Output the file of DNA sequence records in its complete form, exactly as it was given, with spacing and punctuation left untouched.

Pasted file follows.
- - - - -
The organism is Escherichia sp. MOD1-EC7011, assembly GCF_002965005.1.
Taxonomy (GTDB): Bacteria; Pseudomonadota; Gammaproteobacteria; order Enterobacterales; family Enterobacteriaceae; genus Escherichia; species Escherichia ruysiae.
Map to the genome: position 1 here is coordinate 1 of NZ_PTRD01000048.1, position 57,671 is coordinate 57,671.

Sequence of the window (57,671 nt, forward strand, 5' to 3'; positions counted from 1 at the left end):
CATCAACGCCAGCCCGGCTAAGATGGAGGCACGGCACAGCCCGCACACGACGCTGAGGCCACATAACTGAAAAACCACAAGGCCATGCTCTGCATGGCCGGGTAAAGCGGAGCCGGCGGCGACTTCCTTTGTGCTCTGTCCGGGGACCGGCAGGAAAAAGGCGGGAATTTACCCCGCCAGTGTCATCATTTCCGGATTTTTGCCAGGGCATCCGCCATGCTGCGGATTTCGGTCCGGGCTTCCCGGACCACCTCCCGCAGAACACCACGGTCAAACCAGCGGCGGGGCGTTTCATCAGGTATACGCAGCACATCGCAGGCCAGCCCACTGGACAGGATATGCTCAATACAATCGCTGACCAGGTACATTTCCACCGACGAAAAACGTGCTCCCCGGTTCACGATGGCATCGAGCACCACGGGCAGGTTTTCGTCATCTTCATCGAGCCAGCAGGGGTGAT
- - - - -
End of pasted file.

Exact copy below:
The organism is Escherichia sp. MOD1-EC7011, assembly GCF_002965005.1.
Taxonomy (GTDB): Bacteria; Pseudomonadota; Gammaproteobacteria; order Enterobacterales; family Enterobacteriaceae; genus Escherichia; species Escherichia ruysiae.
Map to the genome: position 1 here is coordinate 1 of NZ_PTRD01000048.1, position 57,671 is coordinate 57,671.

Sequence of the window (57,671 nt, forward strand, 5' to 3'; positions counted from 1 at the left end):
CATCAACGCCAGCCCGGCTAAGATGGAGGCACGGCACAGCCCGCACACGACGCTGAGGCCACATAACTGAAAAACCACAAGGCCATGCTCTGCATGGCCGGGTAAAGCGGAGCCGGCGGCGACTTCCTTTGTGCTCTGTCCGGGGACCGGCAGGAAAAAGGCGGGAATTTACCCCGCCAGTGTCATCATTTCCGGATTTTTGCCAGGGCATCCGCCATGCTGCGGATTTCGGTCCGGGCTTCCCGGACCACCTCCCGCAGAACACCACGGTCAAACCAGCGGCGGGGCGTTTCATCAGGTATACGCAGCACATCGCAGGCCAGCCCACTGGACAGGATATGCTCAATACAATCGCTGACCAGGTACATTTCCACCGACGAAAAACGTGCTCCCCGGTTCACGATGGCATCGAGCACCACGGGCAGGTTTTCGTCATCTTCATCGAGCCAGCAGGGGTGAT